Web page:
Or, you are suffering from BETRAYED AND DISAPPOINTED CONFIDENCE. One you thought a friend, tender and true, has deserted you; a judgment upon whose guidance you leaned has misled you; a source upon whose supplies you depended has failed you; a confidence in which you too implicitly reposed has betrayed you; and thus you are learning the lesson Jesus learned when, "all His disciples forsook Him, and fled."

Cheer up, my soul! there is One who has promised never to leave you. When father and mother, husband and wife, lover and friend, forsake you, the Lord will take you up. He who was deserted by friends and followers, will cling to you in prosperity and in adversity, in weal and in woe, with unfaltering fidelity and unchanging love; and though all forsake you, yet will He not in life, in death, and through eternity. How great and precious the divine promise—"They may forget, yet I will not." "Jesus Christ, the same yesterday, today, and forever." Precious Jesus! though all forsake me, as all forsook You; yet YOU will never leave me, nor forsake me!

Monday, December 27, 2010


Beauty is whatever stuns and surprises and tales our breath away, whether the golden glow of a lingering sunset, the cavernous depths of the Grand Canyon, or the inaugural steps of a first-born child. Beauty is whatever causes our hearts to beat with increasing rapidity and sends chills down our spines our causes goosebumps to rise on our arms. Beauty is whatever stirs up worth in the human spirit and enables us to feel the dignity of self and the hope of tomorrow. (147)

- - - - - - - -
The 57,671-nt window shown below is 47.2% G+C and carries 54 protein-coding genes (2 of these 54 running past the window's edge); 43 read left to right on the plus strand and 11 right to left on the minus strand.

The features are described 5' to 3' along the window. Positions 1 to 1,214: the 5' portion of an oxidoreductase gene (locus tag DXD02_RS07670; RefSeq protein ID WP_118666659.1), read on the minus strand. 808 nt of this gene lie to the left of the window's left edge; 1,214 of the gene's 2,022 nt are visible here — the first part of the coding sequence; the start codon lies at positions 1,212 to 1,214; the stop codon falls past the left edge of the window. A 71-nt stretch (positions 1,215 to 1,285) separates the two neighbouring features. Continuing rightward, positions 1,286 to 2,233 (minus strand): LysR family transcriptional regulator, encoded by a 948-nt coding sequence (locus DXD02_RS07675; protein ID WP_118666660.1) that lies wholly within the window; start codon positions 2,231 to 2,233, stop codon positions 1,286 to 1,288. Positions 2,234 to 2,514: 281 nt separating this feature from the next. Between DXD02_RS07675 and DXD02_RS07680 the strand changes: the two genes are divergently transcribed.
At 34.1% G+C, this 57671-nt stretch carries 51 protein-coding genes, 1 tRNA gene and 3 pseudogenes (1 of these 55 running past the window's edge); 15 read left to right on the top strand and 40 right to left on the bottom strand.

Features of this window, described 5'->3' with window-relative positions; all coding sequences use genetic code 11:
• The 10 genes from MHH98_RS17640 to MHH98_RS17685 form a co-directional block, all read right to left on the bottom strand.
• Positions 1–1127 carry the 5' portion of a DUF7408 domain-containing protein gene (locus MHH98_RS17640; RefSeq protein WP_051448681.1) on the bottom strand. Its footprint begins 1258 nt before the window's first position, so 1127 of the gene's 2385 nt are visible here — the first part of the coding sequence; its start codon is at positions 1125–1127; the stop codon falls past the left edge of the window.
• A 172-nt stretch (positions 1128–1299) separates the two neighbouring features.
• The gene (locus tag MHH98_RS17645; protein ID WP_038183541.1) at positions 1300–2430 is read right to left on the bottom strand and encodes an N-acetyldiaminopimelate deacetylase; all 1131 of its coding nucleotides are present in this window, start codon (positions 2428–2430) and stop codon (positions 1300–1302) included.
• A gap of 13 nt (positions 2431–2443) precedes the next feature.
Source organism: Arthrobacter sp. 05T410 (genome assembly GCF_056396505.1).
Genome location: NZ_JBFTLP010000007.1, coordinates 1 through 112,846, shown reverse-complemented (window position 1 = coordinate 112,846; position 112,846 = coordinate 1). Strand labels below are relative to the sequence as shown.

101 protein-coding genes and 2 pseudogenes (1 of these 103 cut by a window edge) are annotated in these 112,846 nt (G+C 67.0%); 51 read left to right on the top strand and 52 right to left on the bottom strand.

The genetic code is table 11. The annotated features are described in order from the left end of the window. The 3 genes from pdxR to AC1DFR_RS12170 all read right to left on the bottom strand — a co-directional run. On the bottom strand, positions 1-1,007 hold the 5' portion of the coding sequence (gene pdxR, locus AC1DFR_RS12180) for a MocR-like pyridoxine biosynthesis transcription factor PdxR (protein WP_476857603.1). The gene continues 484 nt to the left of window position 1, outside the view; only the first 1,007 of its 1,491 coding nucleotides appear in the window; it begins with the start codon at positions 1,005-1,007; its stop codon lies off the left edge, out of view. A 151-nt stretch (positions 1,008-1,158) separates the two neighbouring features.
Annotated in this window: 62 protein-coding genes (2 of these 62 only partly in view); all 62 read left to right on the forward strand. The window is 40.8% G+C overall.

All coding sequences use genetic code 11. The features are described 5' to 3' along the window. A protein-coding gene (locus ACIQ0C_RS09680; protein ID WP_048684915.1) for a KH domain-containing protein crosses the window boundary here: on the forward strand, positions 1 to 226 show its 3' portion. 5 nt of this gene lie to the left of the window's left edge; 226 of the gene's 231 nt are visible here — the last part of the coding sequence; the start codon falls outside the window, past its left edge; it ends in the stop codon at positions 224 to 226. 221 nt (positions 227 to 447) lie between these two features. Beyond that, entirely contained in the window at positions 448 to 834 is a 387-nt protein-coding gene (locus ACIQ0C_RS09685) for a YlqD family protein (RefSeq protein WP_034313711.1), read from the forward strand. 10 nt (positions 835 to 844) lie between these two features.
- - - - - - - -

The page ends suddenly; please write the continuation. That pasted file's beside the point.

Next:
What will turn our hearts from the passing pleasure of sin? What can strengthen our wills to reject the temptations of the flesh? What will energize our souls to turn from worldly delusions? What has the power to transform our desires and reconfigure our longings and stir our emotional chemistry that we might love what God loves and hate what He hates? Only one thing. Jesus, in all His beauty. Jesus, in all that He is for us now and will be tomorrow. (163)

Storms, C. Samuel. Pleasures Evermore: the Life-changing Power of Enjoying God. Colorado Springs, CO: NavPress, 2000. Print.

Sunday, December 26, 2010

Merry Christmas

An interesting article from this past week:

Canadians have weighed in on the "Christmas" versus "Holiday" label to describe this time of the year and there is a clear winner.

A fat majority of 71 per cent says it should be referred to as the "Christmas Season" because that is the "original meaning and purpose of the holiday," says a new Ipsos Reid poll conducted exclusively for Postmedia News and Global National.

Read more:

I guess the whole world isn't offended every time someone says Merry Christmas. Go figure.

Saturday, December 25, 2010

Christmas Gift

Some Christmas gifts are expensive, others are priceless. Below is a story my son wrote for me as a Christmas gift.

Friday, December 24, 2010


From Strawberry Rhubarb Theology:

Books, People

We must not live in the world of books, but in the world of real people. Yet, all that is worth saying to them of lasting value comes from books.
--William Still, The Work of the Pastor (Christian Focus, 2010), 101-2

Thursday, December 23, 2010

Grudem Q and A

Below are some videos of one of my favourite theologians, Wayne Grudem. The videos come from the Clarus Conference. Enjoy.

Tuesday, December 21, 2010

Frogs are better off

"I have heard it said, “God didn’t die for frogs. So he was responding to our value as humans.” This turns grace on its head. We are worse off than frogs. They have not sinned. They have not rebelled and treated God with the contempt of being inconsequential in their lives. God did not have to die for frogs. They aren’t bad enough. We are. Our debt is so great, only a divine sacrifice could pay it."
(Piper, John. Fifty Reasons Why Jesus Came to Die. Wheaton, IL: Crossway, 2006. Print. 29)

Monday, December 20, 2010

Winslow on our justification

From Octavius Winslow's Morning Thoughts for the 20th of December: